Lexington complains, in connection with Rockline and throughout, that to impose liability upon it would force it to pay defendants for insurance it never agreed to provide without consideration. This worry is unavailing. Lexington should have known about the effect of the Wisconsin statute on the notice provisions of the policy at issue. As Justice Holmes remarked long ago, "One whose rights, such as they are, are subject to state restriction, cannot remove them from the power of the state by making a contract about them. The contract will carry with it the infirmity of the subject-matter." Hudson County Water Co. v. McCarter, 209 U.S. 349, 357, 28 S.Ct. 529, 531-532, called into question on other grounds by Sporhase v. Nebraska ex rel. Douglas, 458 U.S. 941, 102 S.Ct. 3456, 73 L.Ed.2d 1254. That Lexington had failed to apprise itself of the state and effect of Wisconsin law is unfortunate — for Lexington, anyway — but does not relieve Lexington of its statutory liability. Although it is not strictly true in all circumstances, the maxim, "Ignorance of the law is no excuse" applies here. Cf. Lambert v. California, 355 U.S. 225, 228, 78 S.Ct. 240, 243, 2 L.Ed.2d 228 (Maxim "is deep in our law.").
Given the application of the notice statutes to all liability insurance policies, plaintiff also loses as a matter of contract interpretation. Taking the contract on its face and leaving the notice statutes aside, as noted above, a different result would be reached. But we cannot leave the notice statutes aside. As this Court has previously recognized, see Lopardo, 97 F.3d at 927, the Wisconsin mandatory notice-prejudice provisions represent an additional term of every Wisconsin insurance contract by operation of law. See also Garcia v. Regent Ins. Co., 481 N.W.2d 660, 667 (Wis.Ct.App. 1992). Therefore, as defendants argue, Policy 1, like every liability insurance policy in Wisconsin, contains as a matter of law the provision stated in Wis. Stat. § 632.26(1)(b). Policy 1 contained a notice-prejudice term implied in law. By the terms of the contract itself, therefore, Lexington remains liable unless it can show prejudice or unreasonable delay.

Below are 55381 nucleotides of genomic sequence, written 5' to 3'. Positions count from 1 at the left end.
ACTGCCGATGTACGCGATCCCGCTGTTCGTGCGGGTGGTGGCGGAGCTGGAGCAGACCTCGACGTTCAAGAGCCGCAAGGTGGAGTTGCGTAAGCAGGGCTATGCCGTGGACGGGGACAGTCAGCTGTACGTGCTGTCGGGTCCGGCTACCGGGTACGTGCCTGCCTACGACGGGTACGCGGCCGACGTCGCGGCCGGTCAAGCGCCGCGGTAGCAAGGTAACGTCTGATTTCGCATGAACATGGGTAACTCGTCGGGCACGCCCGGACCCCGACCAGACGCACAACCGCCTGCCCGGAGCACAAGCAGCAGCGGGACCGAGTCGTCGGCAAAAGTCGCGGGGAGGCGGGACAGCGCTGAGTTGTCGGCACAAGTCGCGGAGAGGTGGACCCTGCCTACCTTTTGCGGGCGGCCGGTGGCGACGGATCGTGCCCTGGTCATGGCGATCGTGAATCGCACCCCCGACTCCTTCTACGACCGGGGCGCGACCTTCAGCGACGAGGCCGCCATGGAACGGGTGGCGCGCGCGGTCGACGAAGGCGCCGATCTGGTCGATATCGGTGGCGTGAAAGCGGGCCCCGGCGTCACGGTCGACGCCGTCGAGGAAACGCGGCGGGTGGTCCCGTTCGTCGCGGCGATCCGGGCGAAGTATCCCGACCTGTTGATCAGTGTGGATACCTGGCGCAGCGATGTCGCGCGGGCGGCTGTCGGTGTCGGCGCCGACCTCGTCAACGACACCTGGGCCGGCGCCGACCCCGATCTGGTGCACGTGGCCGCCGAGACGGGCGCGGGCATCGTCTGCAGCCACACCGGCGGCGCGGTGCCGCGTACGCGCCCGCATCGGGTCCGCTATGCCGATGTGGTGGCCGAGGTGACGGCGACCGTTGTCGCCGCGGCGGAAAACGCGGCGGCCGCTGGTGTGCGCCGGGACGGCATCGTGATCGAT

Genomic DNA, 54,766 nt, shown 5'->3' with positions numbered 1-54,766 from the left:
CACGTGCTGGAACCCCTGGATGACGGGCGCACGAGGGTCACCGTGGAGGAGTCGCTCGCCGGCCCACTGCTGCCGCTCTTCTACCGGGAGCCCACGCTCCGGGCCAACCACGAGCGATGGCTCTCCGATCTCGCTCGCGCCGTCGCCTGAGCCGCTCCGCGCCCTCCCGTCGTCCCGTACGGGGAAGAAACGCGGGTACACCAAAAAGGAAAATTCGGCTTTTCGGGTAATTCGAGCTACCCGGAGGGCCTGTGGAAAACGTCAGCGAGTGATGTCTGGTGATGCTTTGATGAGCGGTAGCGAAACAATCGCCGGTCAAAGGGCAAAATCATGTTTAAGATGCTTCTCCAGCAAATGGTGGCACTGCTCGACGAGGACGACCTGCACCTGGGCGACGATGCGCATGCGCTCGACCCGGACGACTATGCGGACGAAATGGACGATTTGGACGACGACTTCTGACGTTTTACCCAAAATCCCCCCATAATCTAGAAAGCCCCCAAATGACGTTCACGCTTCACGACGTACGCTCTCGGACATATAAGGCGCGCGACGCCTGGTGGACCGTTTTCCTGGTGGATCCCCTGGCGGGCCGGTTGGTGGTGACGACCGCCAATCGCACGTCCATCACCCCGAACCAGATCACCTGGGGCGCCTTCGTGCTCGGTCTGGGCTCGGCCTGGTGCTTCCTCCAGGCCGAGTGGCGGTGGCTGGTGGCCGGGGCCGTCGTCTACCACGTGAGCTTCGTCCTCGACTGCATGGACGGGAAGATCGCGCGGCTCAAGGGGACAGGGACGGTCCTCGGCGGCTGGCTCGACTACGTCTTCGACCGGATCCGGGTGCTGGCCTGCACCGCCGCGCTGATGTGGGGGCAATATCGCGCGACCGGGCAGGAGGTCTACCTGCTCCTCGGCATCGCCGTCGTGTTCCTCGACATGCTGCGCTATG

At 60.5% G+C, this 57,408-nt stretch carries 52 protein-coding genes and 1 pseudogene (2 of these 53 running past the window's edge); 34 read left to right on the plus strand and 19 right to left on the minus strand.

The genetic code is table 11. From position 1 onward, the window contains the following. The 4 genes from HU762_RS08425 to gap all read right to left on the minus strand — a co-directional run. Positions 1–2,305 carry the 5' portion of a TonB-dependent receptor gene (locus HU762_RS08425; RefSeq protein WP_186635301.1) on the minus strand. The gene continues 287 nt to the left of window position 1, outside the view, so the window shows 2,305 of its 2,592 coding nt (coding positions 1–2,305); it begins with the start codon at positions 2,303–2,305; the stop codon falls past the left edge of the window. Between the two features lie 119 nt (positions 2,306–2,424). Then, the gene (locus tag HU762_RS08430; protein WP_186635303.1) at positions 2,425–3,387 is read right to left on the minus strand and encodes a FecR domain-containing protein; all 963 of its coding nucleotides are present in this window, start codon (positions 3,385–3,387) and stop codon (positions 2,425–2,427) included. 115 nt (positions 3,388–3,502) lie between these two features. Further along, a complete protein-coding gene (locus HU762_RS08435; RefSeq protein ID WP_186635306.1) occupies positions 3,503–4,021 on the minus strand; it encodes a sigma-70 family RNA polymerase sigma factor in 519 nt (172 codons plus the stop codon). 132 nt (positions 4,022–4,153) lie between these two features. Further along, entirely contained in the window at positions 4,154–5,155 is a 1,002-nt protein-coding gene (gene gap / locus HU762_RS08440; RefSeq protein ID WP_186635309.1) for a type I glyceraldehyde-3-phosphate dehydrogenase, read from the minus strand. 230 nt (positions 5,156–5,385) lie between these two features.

Lexington, however, curiously did not argue that the defendants' delay in submitting notice and proof of loss actually caused it prejudice. It would have been a far more promising approach to argue prejudice than to try to persuade us that "every" and "all" in a statute means "some, and not us." Lexington might have said that given the sort of policy a claims-made policy is, late notice is in itself prejudice. Or Lexington might have argued that the defendants did not provide notice as soon as "reasonably possible," as the notice-prejudice statute requires. However, the prejudice argument and the unreasonable delay argument were both waived because they were not timely raised. See Giotis v. Apollo of the Ozarks, Inc., 800 F.2d 660, 664 (7th Cir. 1986).
Since the Wisconsin notice-prejudice statute applies to every Wisconsin liability insurance policy unless specifically excepted, it applies to the policy at issue here. There being no specific exception, Lexington remains liable despite the late notice unless it was prejudiced. The prejudice claim having been waived, Lexington is therefore liable to RK and Salt Lake City.